Before you know where to go, you need to know where you are.

After you have had time to dissect that pearl of wisdom, let me say that the final workshop for the Economic Development Strategic Plan will be 5:30 p.m.-7:30 p.m. Thursday at The Bank of Salem Courtesy Room on Fourth Street. You are invited.

There have been numerous meetings and brainstorming sessions prior to this final workshop. That is the “where-you -are” portion of the process. Now, we will complete discussion of the “where to go.”

The plan, guided along by relatively new Salem economic development director Sally Burbridge, has been a thorough and enlightening process. While where we need to go from this point on has been touched on, that type of planning and work is just beginning.

Burbridge’s task when she came to Salem was to first learn her way around town and then do a thorough analysis of what we have, our strengths and weaknesses and our potential. That part of her job is winding down – though we always need to monitor and reassess those things – and now comes the fruit of that labor, which is putting things in place to improve the quality of life and business environment in our community.

Easier said than done, and I don’t mean that as a negative. Let’s be realistic. We have on numerous occasions over the past 20 years and probably longer assessed our community to death, only to see the assessment fizzle when it comes to boots on the ground or money to get it done.

I see this as a different opportunity. Salem and Dent County were lucky to get someone with Burbridge’s background and experience in economic development. We have had good people in that position before, but none with her experience. She provides in-depth monthly economic development reports to the city and county, as well as spearheading the Economic Development Strategic Plan. She knows what she’s doing.

Where does she go from here? It depends on where we go from here.

A lot will be determined Thursday night when all these stats and ideas are formed into a strategic, detailed plan for the future. Our economic development future. A lot of ground has been covered January through July. The facts and figures have made me dizzy, but like I said, before you know where to go, you need to know where you are.

Demographics. Industry profiles. Downtown. Asset mapping. Education. Agriculture. Tourism. Signage. Housing. Strengths, weaknesses and opportunities. . .Facts were gathered on all those topics and more. June and July meetings were spent summarizing, looking at current economic development and discussing an action and implementation plan.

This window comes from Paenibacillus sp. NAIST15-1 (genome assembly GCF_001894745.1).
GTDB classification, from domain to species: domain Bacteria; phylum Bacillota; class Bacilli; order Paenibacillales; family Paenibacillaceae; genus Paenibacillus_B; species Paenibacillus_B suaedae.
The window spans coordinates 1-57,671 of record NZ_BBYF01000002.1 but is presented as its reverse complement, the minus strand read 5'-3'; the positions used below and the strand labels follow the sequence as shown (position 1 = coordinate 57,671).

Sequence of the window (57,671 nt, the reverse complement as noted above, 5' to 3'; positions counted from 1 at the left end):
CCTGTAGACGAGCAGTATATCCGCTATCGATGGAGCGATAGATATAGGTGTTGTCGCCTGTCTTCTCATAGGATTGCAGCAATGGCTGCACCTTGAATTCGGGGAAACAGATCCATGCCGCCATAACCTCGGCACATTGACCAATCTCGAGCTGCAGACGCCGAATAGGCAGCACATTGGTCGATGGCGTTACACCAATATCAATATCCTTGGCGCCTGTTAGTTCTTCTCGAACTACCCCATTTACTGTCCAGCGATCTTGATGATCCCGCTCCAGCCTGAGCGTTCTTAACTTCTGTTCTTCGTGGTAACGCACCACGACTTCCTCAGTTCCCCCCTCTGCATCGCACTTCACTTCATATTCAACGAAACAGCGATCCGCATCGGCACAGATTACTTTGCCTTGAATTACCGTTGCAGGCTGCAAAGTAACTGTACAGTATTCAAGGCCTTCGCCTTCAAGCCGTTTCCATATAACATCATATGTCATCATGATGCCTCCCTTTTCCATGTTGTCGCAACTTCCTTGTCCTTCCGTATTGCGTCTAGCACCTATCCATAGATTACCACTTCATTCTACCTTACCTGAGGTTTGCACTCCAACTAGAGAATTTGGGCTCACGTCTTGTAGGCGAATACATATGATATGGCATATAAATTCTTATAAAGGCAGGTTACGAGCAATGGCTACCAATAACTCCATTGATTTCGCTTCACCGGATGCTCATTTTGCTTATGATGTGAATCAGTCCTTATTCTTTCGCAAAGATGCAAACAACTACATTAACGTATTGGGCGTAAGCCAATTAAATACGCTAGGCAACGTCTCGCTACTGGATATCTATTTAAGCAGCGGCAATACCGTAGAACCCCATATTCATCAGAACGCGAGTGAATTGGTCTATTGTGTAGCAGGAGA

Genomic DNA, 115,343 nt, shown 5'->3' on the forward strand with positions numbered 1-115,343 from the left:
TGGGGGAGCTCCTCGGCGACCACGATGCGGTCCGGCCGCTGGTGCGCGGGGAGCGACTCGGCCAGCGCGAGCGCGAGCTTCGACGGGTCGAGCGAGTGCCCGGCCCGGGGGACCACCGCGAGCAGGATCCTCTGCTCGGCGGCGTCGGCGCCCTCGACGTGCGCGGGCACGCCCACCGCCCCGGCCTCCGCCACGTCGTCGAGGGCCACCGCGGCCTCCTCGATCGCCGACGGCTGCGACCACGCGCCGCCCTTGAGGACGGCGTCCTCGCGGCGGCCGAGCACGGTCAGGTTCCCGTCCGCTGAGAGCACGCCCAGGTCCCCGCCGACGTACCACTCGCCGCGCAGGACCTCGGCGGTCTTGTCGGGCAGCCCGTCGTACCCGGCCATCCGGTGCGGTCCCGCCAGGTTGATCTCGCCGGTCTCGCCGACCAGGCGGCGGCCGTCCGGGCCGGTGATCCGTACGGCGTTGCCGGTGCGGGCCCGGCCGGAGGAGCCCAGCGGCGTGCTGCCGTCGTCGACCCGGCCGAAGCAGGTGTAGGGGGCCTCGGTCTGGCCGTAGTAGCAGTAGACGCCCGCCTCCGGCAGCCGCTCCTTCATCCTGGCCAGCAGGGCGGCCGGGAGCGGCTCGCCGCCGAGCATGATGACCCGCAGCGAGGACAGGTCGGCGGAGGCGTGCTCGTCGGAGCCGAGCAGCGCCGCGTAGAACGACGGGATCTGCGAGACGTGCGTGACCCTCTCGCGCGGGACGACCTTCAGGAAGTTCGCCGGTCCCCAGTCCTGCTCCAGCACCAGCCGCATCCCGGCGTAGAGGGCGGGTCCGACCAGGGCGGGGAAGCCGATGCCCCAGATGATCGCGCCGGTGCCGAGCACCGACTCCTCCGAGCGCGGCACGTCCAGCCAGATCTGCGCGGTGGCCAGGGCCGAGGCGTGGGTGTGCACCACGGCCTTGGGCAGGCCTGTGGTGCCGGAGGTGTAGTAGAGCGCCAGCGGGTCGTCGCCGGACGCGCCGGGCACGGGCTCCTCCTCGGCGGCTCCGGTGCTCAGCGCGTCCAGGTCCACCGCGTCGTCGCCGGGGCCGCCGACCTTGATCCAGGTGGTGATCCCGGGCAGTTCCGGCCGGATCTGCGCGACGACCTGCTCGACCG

I have served as president of the Dent County Industrial Development Authority for quite a few years now, and those kind of things fascinate me. I see so many positives in our community that it’s easy to get excited. But I also see the realities of nuisance properties, lack of a skilled workforce and the many empty storefronts.

What we do with all this data and the decisions we make at Thursday’s meeting are absolutely vital to the future of our community. What’s most important is if and how we carry those plans out. The plan needs buy-in from the community, or, like so many plans before it, it will fade into obscurity, the reams of information placed on a shelf until it becomes outdated and is tossed into the dumpster or run through a shredder.

This plan needs a chance. Our community needs this chance. A wise community leader mentioned the other day that if we don’t “get this thing turned around soon we might not be able to turn it around.” He was summarizing the plight of Salem and Dent County.

I agree.

Salem and Dent County have as engaged a community as anyone. We have good schools and the cost of doing business here is relatively low compared to other places. We have excellent medical facilities and live in one of the most beautiful areas of America.

I already knew all that, but it was reinforced as I sat through several of the strategic planning sessions. Now it’s time to put that plan into action. It will take Burbridge’s leadership, the community’s acceptance and a lot of hard work by a lot of people.

I figure our community is worth the effort.